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ASI Dusts Antique Law to Save and Conserve Heritage

Last year, a 1,000-year-old Yogini sculpture stolen from a temple in Bundelkhand region of Uttar Pradesh returned to India from Paris owing to the magnanimity of its current owner. However, thousands are still smuggled out of the country, and end up going under the hammer every year.

Published: 22nd June 2014 10:40 AM  |   Last Updated: 22nd June 2014 10:40 AM   |  A+A-

NEW DELHI: Last year, a 1,000-year-old Yogini sculpture stolen from a temple in Bundelkhand region of Uttar Pradesh returned to India from Paris owing to the magnanimity of its current owner. However, thousands are still smuggled out of the country, and end up going under the hammer every year.

S.jpgWith the new government in place, the Archaeological Survey of India (ASI) is making yet another effort to change Antiquities and Art Treasures Act of 1972,  the 40-year-old law that, instead of preventing smuggling, was leading to antiques being smuggled out of the country. 

Sources said the ASI recently sought the help of legal firms to either draft a new law to replace the existing law or bring amendments in the existing legislation. 

“The legislation is old and needs to be changed to make the registration clause of antiquities much simpler, allow for their sale and regulation within the country easier. Under the existing law, it’s a cumbersome procedure to register an antique, and possess it. Only the licensed persons could sell it. We hope to make the procedures simpler,” a senior Ministry of Culture (MoC) official told The Sunday Standard.

The ‘license raj’ under the Antiquities Act restricted the trade of artefacts within the country, thus leading to either smuggling of these items out of the country or being sold surreptitiously. While there is no ban on the sale and purchase of items of archaeological importance in the private sector, necessary licence has to be obtained for the purpose.

Officials said that strict rules meant more pilferage of antiques from temples. After the rules are relaxed, it would better conservation. The Act terms all objects more than 100 years as antiquity thus requiring registrations with the ASI. The ASI or police can raid a person who possesses an antiquity without registration. The new law would make it easy to possess one.

As per the National Mission for Monument and Antiquities, the country had approximately 70 lakh antiquities. Till May last year, only 4.8 lakh antiquities had been registered.  Ironically, the government has been trying to amend the Act since 1987.  The Comptroller and Auditor General (CAG) in its report last year castigated the government over no-show to amend the law.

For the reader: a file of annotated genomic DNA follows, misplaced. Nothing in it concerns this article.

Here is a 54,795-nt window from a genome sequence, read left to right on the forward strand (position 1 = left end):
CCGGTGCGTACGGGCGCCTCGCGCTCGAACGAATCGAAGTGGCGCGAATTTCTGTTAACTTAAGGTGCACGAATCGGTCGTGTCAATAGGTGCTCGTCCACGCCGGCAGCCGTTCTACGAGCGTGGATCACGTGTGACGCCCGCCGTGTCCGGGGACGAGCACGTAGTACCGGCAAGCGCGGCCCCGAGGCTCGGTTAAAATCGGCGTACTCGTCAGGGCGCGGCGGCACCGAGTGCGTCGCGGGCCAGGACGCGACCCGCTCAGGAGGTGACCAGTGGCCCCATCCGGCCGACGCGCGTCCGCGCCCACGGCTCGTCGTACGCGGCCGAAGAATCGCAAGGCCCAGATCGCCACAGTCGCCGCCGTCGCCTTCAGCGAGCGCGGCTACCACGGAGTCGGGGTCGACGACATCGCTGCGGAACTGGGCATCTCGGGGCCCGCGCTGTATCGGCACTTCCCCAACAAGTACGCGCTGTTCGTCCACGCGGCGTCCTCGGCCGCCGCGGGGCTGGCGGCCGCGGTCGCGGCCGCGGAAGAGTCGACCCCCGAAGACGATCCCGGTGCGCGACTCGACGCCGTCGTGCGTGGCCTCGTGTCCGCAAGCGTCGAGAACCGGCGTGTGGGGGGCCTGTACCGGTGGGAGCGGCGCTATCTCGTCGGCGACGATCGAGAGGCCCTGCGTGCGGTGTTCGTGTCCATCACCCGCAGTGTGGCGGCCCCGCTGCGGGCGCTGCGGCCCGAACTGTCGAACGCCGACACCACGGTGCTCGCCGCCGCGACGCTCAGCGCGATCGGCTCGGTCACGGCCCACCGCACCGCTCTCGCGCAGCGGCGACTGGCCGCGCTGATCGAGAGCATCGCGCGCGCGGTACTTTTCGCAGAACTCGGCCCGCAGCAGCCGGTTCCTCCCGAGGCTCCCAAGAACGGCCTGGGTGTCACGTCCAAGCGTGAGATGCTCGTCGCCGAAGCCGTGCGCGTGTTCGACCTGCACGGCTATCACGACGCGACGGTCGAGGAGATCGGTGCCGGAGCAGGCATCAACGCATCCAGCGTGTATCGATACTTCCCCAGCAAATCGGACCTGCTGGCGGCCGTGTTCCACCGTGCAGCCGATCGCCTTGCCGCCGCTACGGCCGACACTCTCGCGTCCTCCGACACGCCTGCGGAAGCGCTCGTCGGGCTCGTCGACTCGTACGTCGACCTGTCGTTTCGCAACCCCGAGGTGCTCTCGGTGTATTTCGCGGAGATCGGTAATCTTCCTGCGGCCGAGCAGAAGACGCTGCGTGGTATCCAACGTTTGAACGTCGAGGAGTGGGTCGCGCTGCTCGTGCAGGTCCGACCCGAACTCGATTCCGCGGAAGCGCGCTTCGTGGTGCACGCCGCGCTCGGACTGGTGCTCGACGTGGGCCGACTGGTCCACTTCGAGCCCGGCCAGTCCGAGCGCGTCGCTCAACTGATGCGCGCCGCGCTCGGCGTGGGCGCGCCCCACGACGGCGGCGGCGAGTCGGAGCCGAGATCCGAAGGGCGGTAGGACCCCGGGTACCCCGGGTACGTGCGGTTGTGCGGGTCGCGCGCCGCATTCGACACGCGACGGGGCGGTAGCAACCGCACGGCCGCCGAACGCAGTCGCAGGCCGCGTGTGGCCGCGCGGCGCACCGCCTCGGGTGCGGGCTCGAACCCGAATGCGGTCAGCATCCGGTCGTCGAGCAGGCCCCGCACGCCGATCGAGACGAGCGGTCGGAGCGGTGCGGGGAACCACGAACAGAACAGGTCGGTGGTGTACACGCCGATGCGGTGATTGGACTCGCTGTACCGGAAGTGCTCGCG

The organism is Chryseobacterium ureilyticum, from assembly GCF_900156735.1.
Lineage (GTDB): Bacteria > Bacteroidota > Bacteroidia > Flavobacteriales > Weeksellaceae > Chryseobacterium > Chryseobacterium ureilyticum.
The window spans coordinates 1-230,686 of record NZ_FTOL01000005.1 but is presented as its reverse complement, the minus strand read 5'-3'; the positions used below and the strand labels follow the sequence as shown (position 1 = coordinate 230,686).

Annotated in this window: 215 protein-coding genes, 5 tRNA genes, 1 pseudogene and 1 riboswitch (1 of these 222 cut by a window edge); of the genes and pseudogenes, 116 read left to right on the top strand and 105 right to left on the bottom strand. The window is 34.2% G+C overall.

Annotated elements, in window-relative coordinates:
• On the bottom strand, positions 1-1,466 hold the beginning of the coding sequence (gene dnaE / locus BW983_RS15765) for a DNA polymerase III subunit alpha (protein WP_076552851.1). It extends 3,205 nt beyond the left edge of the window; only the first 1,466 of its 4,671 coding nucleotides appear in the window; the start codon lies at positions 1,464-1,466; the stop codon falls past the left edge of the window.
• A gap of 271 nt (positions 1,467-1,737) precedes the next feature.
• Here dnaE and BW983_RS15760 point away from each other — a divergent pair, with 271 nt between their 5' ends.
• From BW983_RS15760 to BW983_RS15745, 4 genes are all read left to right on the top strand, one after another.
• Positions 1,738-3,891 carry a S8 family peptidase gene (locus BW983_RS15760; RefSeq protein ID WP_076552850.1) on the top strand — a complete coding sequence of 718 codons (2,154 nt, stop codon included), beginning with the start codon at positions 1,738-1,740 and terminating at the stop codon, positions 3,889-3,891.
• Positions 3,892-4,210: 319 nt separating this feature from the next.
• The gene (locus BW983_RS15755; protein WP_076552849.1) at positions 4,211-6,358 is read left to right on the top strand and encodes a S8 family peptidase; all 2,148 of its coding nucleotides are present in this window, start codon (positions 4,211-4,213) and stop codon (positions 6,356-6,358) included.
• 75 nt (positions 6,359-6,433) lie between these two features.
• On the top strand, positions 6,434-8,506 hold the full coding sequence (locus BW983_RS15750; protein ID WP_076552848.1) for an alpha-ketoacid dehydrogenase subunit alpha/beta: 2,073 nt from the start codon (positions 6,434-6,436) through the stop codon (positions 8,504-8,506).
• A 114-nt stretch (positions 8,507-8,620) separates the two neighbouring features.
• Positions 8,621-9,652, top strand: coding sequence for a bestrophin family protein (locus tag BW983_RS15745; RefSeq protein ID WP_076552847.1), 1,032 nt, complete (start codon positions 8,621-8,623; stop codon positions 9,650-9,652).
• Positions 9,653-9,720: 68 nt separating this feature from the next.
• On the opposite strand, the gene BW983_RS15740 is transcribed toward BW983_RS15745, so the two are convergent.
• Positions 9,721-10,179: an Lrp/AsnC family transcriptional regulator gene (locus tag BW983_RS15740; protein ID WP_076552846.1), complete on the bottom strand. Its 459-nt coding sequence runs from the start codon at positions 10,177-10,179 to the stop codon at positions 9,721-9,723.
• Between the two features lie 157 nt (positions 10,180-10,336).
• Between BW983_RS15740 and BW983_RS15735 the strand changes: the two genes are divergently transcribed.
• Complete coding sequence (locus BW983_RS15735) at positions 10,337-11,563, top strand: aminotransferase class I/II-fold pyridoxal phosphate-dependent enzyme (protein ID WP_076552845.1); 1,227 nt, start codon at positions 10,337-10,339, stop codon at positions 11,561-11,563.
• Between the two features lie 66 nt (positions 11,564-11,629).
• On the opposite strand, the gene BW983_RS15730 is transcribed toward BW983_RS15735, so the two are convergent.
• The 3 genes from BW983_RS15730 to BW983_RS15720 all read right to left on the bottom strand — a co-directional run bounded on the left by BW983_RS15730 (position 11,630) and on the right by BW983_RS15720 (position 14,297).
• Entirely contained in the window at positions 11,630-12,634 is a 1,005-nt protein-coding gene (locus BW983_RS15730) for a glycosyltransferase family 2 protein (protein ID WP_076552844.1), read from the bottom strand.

A draft cabinet note was also approved by the Cabinet in 2003. The MoC set up a committee under RN Mishra in 2011, followed by the committee headed by Justice (Retd.) Mukul Mudgal in the same year. The committee submitted recommendations for carrying out amendments in the Antiquities and Art Treasures Act, but owing to differences, it could not be adopted.  The CAG suggested that the provisions of AAT Act and the International Conventions should be reviewed in order to make the legislation more contemporary and effective and to facilitate restoration of stolen art objects from other countries.  “We found that the ASI had never participated or collected information on Indian antiquities put on sale at well-known international auction houses—Sotheby’s, Christie’s—as there was no explicit provision in the AAT Act, 1972 for doing so. We noticed several examples of antiquities of national importance being sold and displayed abroad. (Idol of Saraswati pertaining to King Bhoj is in British Museum, London),” CAG said.

The Old Law

■The existing Antiquities and Art Treasures Act of 1972 makes it cumbersome to register an antique, and possess it.

■The ‘License raj’ under the Act restricts the trade of artefacts within the country, leading to either smuggling of these items out of the country or being sold surreptitiously.

■The ASI or police can raid a person who possesses an antiquity without registration.

The Proposed Act

■Once the rules are relaxed, it would lead to encouraging the domestic market dealing in antiquities. It would better conservation also.

The new law would make it easy to possess antiquities.

■The CAG had suggested that the provisions of the Act and the International Conventions should be reviewed in order to make the legislation more contemporary and effective and to facilitate restoration of stolen art objects from other countries.



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